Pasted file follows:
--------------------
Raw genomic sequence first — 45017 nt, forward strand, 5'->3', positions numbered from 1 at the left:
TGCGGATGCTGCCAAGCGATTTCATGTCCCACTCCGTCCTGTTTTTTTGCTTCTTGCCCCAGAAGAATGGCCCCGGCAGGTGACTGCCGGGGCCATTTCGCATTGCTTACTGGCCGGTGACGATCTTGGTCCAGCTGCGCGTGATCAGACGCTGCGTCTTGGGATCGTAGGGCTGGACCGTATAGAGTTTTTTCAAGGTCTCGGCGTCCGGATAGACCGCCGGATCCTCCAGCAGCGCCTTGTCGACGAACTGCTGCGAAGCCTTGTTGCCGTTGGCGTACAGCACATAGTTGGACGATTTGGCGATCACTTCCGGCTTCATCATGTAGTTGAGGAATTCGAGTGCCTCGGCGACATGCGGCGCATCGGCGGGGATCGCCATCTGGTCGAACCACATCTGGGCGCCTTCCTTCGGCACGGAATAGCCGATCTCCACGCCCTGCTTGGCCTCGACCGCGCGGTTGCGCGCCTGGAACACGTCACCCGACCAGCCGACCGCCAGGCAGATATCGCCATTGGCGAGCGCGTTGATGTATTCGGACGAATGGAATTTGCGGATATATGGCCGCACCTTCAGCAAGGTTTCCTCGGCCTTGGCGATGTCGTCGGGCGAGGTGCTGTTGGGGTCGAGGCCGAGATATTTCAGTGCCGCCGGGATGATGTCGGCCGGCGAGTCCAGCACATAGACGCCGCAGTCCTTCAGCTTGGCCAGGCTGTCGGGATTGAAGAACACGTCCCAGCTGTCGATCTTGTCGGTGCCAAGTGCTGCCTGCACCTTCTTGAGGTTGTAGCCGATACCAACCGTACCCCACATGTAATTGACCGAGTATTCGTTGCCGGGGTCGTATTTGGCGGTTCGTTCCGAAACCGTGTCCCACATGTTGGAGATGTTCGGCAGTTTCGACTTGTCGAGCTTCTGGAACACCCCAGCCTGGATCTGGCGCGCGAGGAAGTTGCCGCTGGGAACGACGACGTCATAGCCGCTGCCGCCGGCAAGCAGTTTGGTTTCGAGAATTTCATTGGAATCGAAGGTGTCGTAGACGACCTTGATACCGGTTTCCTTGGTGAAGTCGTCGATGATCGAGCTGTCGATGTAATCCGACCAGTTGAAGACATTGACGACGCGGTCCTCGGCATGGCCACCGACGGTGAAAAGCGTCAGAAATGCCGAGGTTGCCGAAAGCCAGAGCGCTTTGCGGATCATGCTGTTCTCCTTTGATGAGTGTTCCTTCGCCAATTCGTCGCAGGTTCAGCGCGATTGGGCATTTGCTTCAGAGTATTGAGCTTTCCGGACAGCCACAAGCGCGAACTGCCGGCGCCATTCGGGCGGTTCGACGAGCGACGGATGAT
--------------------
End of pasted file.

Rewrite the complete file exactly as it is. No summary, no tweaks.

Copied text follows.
Raw genomic sequence first — 45017 nt, forward strand, 5'->3', positions numbered from 1 at the left:
TGCGGATGCTGCCAAGCGATTTCATGTCCCACTCCGTCCTGTTTTTTTGCTTCTTGCCCCAGAAGAATGGCCCCGGCAGGTGACTGCCGGGGCCATTTCGCATTGCTTACTGGCCGGTGACGATCTTGGTCCAGCTGCGCGTGATCAGACGCTGCGTCTTGGGATCGTAGGGCTGGACCGTATAGAGTTTTTTCAAGGTCTCGGCGTCCGGATAGACCGCCGGATCCTCCAGCAGCGCCTTGTCGACGAACTGCTGCGAAGCCTTGTTGCCGTTGGCGTACAGCACATAGTTGGACGATTTGGCGATCACTTCCGGCTTCATCATGTAGTTGAGGAATTCGAGTGCCTCGGCGACATGCGGCGCATCGGCGGGGATCGCCATCTGGTCGAACCACATCTGGGCGCCTTCCTTCGGCACGGAATAGCCGATCTCCACGCCCTGCTTGGCCTCGACCGCGCGGTTGCGCGCCTGGAACACGTCACCCGACCAGCCGACCGCCAGGCAGATATCGCCATTGGCGAGCGCGTTGATGTATTCGGACGAATGGAATTTGCGGATATATGGCCGCACCTTCAGCAAGGTTTCCTCGGCCTTGGCGATGTCGTCGGGCGAGGTGCTGTTGGGGTCGAGGCCGAGATATTTCAGTGCCGCCGGGATGATGTCGGCCGGCGAGTCCAGCACATAGACGCCGCAGTCCTTCAGCTTGGCCAGGCTGTCGGGATTGAAGAACACGTCCCAGCTGTCGATCTTGTCGGTGCCAAGTGCTGCCTGCACCTTCTTGAGGTTGTAGCCGATACCAACCGTACCCCACATGTAATTGACCGAGTATTCGTTGCCGGGGTCGTATTTGGCGGTTCGTTCCGAAACCGTGTCCCACATGTTGGAGATGTTCGGCAGTTTCGACTTGTCGAGCTTCTGGAACACCCCAGCCTGGATCTGGCGCGCGAGGAAGTTGCCGCTGGGAACGACGACGTCATAGCCGCTGCCGCCGGCAAGCAGTTTGGTTTCGAGAATTTCATTGGAATCGAAGGTGTCGTAGACGACCTTGATACCGGTTTCCTTGGTGAAGTCGTCGATGATCGAGCTGTCGATGTAATCCGACCAGTTGAAGACATTGACGACGCGGTCCTCGGCATGGCCACCGACGGTGAAAAGCGTCAGAAATGCCGAGGTTGCCGAAAGCCAGAGCGCTTTGCGGATCATGCTGTTCTCCTTTGATGAGTGTTCCTTCGCCAATTCGTCGCAGGTTCAGCGCGATTGGGCATTTGCTTCAGAGTATTGAGCTTTCCGGACAGCCACAAGCGCGAACTGCCGGCGCCATTCGGGCGGTTCGACGAGCGACGGATGAT